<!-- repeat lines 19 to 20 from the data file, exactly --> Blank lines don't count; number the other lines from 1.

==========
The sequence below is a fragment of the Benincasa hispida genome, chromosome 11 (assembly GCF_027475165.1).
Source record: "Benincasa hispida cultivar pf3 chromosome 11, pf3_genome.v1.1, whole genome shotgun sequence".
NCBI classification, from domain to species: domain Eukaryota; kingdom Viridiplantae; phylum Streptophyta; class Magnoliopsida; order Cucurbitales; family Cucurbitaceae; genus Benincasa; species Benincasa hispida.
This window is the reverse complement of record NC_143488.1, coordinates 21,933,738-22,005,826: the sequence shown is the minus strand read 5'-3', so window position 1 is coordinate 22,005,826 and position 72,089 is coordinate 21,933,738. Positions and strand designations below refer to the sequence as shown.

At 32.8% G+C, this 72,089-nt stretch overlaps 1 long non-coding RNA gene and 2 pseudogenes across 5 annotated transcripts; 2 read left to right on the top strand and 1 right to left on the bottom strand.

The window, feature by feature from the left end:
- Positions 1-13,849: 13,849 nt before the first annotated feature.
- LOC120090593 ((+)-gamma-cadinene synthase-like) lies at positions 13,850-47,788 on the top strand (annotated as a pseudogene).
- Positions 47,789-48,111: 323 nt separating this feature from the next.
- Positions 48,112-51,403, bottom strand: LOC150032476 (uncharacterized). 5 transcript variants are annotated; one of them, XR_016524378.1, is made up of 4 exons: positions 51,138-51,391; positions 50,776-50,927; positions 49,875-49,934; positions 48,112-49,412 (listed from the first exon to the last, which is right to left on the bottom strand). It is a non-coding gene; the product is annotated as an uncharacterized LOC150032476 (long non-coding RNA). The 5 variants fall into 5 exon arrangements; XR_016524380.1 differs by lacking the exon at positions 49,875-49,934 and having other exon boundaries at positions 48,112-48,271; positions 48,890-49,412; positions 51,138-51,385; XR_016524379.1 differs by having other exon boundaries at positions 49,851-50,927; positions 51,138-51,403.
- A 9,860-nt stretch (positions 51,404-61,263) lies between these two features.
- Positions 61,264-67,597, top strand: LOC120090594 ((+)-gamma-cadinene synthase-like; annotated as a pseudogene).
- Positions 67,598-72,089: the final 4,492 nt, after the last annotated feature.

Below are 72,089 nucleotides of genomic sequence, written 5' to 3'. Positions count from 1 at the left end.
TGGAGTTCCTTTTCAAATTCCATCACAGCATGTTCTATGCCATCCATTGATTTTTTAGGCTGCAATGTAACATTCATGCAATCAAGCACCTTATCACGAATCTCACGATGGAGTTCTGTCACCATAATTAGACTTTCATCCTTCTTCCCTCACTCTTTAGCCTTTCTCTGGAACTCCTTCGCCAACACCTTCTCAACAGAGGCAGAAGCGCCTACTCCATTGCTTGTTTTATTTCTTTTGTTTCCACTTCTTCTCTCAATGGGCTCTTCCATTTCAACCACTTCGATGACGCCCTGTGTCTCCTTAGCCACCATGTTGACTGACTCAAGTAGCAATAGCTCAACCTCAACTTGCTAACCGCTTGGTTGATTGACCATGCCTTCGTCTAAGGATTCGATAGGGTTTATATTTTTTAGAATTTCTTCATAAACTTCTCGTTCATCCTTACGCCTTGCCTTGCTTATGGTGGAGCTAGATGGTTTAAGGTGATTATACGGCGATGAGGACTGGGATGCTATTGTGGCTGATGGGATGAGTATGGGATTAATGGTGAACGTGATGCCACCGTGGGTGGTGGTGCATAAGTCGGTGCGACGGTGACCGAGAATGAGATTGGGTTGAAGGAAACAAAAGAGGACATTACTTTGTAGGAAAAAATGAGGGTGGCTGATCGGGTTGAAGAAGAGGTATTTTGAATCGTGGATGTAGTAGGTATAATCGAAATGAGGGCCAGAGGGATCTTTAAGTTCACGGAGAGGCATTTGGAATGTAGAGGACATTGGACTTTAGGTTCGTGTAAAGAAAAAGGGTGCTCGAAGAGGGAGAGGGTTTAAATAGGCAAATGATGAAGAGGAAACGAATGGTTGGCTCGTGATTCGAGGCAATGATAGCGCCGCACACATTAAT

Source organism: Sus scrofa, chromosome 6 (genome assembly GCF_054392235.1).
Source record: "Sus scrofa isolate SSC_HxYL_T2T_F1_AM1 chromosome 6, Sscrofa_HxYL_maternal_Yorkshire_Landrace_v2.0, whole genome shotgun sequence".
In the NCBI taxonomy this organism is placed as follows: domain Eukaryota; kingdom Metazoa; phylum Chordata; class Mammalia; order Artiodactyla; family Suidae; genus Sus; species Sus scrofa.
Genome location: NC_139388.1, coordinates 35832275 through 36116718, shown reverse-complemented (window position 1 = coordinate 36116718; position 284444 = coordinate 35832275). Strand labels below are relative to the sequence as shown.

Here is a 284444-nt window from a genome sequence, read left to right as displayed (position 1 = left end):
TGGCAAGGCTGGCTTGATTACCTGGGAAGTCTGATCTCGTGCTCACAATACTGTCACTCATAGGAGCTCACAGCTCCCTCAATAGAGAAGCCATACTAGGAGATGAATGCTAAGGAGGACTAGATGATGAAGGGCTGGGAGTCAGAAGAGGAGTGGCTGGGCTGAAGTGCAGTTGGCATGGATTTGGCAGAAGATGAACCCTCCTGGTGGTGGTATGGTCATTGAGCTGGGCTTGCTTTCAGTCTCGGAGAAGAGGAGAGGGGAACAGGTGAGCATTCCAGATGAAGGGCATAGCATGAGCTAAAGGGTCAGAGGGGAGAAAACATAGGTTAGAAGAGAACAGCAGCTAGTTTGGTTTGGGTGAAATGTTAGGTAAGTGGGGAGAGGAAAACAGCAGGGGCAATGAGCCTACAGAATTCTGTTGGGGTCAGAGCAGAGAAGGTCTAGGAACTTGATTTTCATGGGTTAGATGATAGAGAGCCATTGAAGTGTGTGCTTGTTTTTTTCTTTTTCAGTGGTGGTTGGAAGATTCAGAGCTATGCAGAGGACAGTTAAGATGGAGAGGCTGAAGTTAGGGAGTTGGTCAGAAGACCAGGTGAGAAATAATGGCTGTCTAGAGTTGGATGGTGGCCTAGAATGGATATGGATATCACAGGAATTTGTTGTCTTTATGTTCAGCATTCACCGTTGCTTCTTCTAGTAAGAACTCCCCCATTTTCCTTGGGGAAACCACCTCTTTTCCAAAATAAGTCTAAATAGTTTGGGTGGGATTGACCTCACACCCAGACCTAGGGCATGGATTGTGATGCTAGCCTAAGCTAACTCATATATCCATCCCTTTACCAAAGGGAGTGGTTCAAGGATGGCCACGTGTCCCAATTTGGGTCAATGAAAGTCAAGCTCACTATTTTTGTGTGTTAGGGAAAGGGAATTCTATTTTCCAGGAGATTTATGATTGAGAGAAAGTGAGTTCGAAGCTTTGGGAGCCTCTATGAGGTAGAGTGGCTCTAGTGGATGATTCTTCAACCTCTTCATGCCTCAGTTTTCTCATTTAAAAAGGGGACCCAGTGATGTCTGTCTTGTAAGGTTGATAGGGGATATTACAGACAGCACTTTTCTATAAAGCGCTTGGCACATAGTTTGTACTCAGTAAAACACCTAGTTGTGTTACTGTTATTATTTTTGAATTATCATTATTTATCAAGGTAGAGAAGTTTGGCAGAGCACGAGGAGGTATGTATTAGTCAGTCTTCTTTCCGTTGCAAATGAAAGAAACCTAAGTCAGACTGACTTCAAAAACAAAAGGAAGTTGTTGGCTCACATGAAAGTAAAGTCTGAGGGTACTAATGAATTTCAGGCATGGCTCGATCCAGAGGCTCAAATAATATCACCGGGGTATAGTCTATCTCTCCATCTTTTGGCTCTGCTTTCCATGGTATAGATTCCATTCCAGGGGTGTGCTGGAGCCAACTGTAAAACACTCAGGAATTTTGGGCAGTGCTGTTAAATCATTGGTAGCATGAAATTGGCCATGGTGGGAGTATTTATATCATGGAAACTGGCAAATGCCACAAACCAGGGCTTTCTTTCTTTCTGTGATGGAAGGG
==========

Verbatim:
Genome location: NC_139388.1, coordinates 35832275 through 36116718, shown reverse-complemented (window position 1 = coordinate 36116718; position 284444 = coordinate 35832275). Strand labels below are relative to the sequence as shown.

Here is a 284444-nt window from a genome sequence, read left to right as displayed (position 1 = left end):